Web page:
Big numbers for Impressionist art as New York auctions kick off

Wed May 8, 2013 12:48am EDT
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By Chris Michaud

NEW YORK (Reuters) - The spring auctions got off to a strong start on Tuesday with Sotheby's solid sale of Impressionist and modern art which took in $230 million, led by a $42 million Cezanne still life and a $26 million Modigliani portrait.

A year after Sotheby's set the world auction record for any work of art with its sale of Edvard Munch's "The Scream" for $120 million, it managed a sale of works by Picasso, Rodin and Monet that saw 85 percent of 71 lots on offer finding buyers and came in just under its high pre-sale estimate of $235 million.

Calling its offerings "an extraordinary group of material," Simon Shaw, New York head of Impressionist and modern art for Sotheby's, said "it's very satisfying to see that the market agreed with us."

"If anyone needed a signal that the Impressionist market is not just alive but thriving, this sale provided the evidence," Shaw added.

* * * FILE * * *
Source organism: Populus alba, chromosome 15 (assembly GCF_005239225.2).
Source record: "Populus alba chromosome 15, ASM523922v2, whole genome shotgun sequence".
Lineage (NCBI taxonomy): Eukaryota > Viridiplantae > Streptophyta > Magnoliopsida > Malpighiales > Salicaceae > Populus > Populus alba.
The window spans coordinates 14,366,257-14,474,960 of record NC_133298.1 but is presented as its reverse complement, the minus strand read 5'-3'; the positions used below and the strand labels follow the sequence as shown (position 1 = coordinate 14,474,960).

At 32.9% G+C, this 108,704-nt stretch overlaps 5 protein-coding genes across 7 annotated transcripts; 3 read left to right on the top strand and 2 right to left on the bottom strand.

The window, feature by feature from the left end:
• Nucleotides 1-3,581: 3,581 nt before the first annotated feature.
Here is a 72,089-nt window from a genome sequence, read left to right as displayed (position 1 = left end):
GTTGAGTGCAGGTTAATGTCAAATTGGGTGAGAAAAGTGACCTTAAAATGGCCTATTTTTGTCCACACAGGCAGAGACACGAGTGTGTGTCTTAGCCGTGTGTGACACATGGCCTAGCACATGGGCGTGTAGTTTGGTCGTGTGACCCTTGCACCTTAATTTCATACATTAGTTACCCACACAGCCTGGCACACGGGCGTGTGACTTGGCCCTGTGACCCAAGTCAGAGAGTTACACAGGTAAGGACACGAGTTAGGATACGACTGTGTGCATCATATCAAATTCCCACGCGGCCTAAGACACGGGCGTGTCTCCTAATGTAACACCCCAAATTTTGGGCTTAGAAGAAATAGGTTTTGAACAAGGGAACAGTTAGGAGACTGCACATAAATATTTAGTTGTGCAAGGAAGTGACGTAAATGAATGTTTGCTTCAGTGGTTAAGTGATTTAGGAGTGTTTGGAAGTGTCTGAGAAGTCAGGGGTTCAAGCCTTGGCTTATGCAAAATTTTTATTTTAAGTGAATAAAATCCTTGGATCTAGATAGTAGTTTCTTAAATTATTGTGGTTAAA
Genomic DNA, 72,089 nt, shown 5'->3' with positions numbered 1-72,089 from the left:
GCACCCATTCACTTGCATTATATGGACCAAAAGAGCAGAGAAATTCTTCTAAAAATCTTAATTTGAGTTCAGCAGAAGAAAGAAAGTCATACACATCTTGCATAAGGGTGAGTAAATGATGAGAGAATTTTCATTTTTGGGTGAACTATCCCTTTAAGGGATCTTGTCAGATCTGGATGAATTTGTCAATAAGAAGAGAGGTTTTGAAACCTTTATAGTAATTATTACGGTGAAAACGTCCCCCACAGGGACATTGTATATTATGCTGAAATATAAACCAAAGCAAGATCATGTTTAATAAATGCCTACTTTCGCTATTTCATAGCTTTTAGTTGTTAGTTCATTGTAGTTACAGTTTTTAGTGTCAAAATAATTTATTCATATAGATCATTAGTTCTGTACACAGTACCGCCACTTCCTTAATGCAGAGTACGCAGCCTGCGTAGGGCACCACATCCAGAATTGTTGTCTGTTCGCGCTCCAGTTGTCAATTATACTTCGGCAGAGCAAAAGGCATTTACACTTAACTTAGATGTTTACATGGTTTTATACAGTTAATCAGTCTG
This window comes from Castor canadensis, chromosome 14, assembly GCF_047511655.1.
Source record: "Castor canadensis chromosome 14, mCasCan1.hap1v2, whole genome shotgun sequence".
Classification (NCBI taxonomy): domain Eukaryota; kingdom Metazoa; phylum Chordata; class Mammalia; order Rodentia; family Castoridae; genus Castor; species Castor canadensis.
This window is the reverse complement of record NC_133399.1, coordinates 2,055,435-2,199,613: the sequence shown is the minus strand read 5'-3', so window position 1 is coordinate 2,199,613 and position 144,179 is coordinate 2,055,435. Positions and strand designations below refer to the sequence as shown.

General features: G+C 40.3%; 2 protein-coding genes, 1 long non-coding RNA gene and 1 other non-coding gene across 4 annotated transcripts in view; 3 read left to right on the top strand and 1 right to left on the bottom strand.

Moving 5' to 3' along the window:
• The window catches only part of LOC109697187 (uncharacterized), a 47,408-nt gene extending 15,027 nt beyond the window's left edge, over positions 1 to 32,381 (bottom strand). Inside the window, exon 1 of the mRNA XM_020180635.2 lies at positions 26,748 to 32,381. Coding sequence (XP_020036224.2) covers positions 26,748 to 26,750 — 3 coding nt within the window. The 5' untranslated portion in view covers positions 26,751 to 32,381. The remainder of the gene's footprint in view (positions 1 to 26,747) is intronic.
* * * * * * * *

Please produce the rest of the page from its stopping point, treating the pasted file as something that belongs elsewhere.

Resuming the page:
The once-dominant Impressionist market has been eclipsed in recent years by the booming market for post-war and contemporary works, which have seen prices spike year after year.

David Norman, Sotheby's worldwide co-chairman of Impressionist and modern art, noted that the results showed that collectors "haven't all moved into contemporary yet."

Officials also said the sale was marked by unprecedented participation from Latin American and Asia collectors, providing further evidence of an increasingly global art market, at least at its highest echelons.

Prices held up against Sotheby's estimates, but bidding was measured and not marked by the free-wheeling sprees that characterized other successful sales in recent seasons.   Continued...

Visitors talk near Paul Cezanne's 'Les Pommes,' estimated between $25-35 million, during a preview of Sotheby's May 7 Impressionist and Modern Art Evening Sale at Sotheby's in New York, May 3, 2013. REUTERS/Mike Segar